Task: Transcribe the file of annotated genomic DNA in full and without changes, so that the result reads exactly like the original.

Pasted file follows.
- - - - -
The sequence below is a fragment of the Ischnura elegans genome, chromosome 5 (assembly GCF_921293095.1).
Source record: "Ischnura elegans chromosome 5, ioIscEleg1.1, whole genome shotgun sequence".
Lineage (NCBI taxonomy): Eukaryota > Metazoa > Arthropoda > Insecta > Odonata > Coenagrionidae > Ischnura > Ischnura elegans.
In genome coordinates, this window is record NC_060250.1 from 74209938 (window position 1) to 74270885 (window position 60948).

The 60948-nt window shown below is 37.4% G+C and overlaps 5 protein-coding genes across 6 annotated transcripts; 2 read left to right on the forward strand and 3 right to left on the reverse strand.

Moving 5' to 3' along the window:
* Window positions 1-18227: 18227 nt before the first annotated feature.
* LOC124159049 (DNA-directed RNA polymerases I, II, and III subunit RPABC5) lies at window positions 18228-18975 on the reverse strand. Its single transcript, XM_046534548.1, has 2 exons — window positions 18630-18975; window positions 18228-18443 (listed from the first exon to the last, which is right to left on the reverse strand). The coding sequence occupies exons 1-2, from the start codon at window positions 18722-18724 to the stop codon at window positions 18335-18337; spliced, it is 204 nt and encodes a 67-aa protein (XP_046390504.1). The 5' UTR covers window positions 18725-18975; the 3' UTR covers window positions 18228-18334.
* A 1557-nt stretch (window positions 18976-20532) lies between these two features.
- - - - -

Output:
The sequence below is a fragment of the Ischnura elegans genome, chromosome 5 (assembly GCF_921293095.1).
Source record: "Ischnura elegans chromosome 5, ioIscEleg1.1, whole genome shotgun sequence".
Lineage (NCBI taxonomy): Eukaryota > Metazoa > Arthropoda > Insecta > Odonata > Coenagrionidae > Ischnura > Ischnura elegans.
In genome coordinates, this window is record NC_060250.1 from 74209938 (window position 1) to 74270885 (window position 60948).

The 60948-nt window shown below is 37.4% G+C and overlaps 5 protein-coding genes across 6 annotated transcripts; 2 read left to right on the forward strand and 3 right to left on the reverse strand.

Moving 5' to 3' along the window:
* Window positions 1-18227: 18227 nt before the first annotated feature.
* LOC124159049 (DNA-directed RNA polymerases I, II, and III subunit RPABC5) lies at window positions 18228-18975 on the reverse strand. Its single transcript, XM_046534548.1, has 2 exons — window positions 18630-18975; window positions 18228-18443 (listed from the first exon to the last, which is right to left on the reverse strand). The coding sequence occupies exons 1-2, from the start codon at window positions 18722-18724 to the stop codon at window positions 18335-18337; spliced, it is 204 nt and encodes a 67-aa protein (XP_046390504.1). The 5' UTR covers window positions 18725-18975; the 3' UTR covers window positions 18228-18334.
* A 1557-nt stretch (window positions 18976-20532) lies between these two features.